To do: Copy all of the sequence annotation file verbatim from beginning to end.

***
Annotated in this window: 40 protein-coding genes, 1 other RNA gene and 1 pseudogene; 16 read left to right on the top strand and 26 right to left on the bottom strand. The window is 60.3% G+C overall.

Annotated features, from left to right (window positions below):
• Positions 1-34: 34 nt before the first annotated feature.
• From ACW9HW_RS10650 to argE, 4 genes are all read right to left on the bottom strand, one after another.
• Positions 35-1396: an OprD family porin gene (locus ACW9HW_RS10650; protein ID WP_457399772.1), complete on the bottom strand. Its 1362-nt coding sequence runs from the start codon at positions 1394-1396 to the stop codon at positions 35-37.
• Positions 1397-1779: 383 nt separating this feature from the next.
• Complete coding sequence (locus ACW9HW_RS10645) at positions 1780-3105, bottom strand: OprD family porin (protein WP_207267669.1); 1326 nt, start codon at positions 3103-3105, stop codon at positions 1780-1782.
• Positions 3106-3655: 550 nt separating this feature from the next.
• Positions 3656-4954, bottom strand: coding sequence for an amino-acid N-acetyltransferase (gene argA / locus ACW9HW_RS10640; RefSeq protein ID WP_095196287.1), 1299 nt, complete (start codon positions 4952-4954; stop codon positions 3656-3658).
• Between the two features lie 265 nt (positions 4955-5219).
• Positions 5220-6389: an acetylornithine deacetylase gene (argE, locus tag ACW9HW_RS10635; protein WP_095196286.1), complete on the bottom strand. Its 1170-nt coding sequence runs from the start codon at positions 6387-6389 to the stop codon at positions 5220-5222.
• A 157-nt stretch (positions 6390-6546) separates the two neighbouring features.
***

Annotated in this window: 40 protein-coding genes, 1 other RNA gene and 1 pseudogene; 16 read left to right on the top strand and 26 right to left on the bottom strand. The window is 60.3% G+C overall.

Annotated features, from left to right (window positions below):
• Positions 1-34: 34 nt before the first annotated feature.
• From ACW9HW_RS10650 to argE, 4 genes are all read right to left on the bottom strand, one after another.
• Positions 35-1396: an OprD family porin gene (locus ACW9HW_RS10650; protein ID WP_457399772.1), complete on the bottom strand. Its 1362-nt coding sequence runs from the start codon at positions 1394-1396 to the stop codon at positions 35-37.
• Positions 1397-1779: 383 nt separating this feature from the next.
• Complete coding sequence (locus ACW9HW_RS10645) at positions 1780-3105, bottom strand: OprD family porin (protein WP_207267669.1); 1326 nt, start codon at positions 3103-3105, stop codon at positions 1780-1782.
• Positions 3106-3655: 550 nt separating this feature from the next.
• Positions 3656-4954, bottom strand: coding sequence for an amino-acid N-acetyltransferase (gene argA / locus ACW9HW_RS10640; RefSeq protein ID WP_095196287.1), 1299 nt, complete (start codon positions 4952-4954; stop codon positions 3656-3658).
• Between the two features lie 265 nt (positions 4955-5219).
• Positions 5220-6389: an acetylornithine deacetylase gene (argE, locus tag ACW9HW_RS10635; protein WP_095196286.1), complete on the bottom strand. Its 1170-nt coding sequence runs from the start codon at positions 6387-6389 to the stop codon at positions 5220-5222.
• A 157-nt stretch (positions 6390-6546) separates the two neighbouring features.